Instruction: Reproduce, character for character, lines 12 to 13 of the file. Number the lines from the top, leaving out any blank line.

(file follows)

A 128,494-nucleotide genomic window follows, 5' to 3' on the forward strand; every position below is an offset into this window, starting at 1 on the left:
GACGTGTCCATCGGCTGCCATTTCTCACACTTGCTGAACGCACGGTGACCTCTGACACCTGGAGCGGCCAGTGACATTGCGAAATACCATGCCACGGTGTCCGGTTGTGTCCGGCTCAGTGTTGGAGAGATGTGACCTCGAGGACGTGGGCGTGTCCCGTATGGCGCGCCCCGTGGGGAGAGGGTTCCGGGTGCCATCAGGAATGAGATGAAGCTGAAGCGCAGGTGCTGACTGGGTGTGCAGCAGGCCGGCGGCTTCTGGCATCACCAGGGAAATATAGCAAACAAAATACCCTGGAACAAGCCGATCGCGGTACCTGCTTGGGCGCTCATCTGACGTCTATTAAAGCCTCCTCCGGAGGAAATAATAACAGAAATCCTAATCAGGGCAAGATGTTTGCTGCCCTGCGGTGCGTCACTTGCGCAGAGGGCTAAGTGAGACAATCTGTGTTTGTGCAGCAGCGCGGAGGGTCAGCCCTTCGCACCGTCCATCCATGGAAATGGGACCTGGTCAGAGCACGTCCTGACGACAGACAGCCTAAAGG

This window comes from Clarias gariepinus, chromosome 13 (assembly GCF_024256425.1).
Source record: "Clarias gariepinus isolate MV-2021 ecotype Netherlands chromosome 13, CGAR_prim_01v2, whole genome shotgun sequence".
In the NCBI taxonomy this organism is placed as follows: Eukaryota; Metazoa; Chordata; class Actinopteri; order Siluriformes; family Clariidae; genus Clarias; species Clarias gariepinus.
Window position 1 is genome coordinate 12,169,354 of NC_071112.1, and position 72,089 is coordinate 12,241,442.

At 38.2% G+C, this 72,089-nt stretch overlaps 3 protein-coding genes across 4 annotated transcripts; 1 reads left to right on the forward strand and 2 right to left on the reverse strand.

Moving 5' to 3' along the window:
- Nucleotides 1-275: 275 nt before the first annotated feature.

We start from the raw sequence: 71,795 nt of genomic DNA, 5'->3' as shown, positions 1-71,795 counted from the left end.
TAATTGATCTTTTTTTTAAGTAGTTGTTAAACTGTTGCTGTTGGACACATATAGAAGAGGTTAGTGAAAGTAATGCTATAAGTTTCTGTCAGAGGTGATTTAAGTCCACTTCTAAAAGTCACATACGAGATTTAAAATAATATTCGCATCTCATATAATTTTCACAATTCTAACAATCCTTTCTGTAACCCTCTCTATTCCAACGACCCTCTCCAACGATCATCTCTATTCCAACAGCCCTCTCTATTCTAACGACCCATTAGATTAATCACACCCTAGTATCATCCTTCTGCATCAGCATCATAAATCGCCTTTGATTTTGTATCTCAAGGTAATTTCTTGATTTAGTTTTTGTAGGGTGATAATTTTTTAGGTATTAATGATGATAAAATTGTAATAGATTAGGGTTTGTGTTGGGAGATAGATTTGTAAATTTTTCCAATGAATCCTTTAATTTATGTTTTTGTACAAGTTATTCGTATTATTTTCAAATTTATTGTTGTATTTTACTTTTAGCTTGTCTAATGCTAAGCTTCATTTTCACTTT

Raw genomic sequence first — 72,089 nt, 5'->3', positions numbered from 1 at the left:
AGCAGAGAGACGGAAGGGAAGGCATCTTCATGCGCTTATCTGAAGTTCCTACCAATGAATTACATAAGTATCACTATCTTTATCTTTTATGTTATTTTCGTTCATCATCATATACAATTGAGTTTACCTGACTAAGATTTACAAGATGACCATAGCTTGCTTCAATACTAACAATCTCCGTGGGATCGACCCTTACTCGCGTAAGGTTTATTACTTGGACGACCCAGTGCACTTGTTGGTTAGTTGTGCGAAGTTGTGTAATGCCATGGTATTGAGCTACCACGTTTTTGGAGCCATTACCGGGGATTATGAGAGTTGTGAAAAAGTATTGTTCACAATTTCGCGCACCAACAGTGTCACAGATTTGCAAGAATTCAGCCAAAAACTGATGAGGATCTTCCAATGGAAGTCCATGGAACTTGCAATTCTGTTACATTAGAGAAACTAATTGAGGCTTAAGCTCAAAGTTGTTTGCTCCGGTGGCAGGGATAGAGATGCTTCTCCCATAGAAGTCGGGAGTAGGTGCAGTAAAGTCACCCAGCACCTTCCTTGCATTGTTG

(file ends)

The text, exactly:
Raw genomic sequence first — 72,089 nt, 5'->3', positions numbered from 1 at the left:
AGCAGAGAGACGGAAGGGAAGGCATCTTCATGCGCTTATCTGAAGTTCCTACCAATGAATTACATAAGTATCACTATCTTTATCTTTTATGTTATTTTCGTTCATCATCATATACAATTGAGTTTACCTGACTAAGATTTACAAGATGACCATAGCTTGCTTCAATACTAACAATCTCCGTGGGATCGACCCTTACTCGCGTAAGGTTTATTACTTGGACGACCCAGTGCACTTGTTGGTTAGTTGTGCGAAGTTGTGTAATGCCATGGTATTGAGCTACCACGTTTTTGGAGCCATTACCGGGGATTATGAGAGTTGTGAAAAAGTATTGTTCACAATTTCGCGCACCAACAGTGTCACAGATTTGCAAGAATTCAGCCAAAAACTGATGAGGATCTTCCAATGGAAGTCCATGGAACTTGCAATTCTGTTACATTAGAGAAACTAATTGAGGCTTAAGCTCAAAGTTGTTTGCTCCGGTGGCAGGGATAGAGATGCTTCTCCCATAGAAGTCGGGAGTAGGTGCAGTAAAGTCACCCAGCACCTTCCTTGCATTGTTG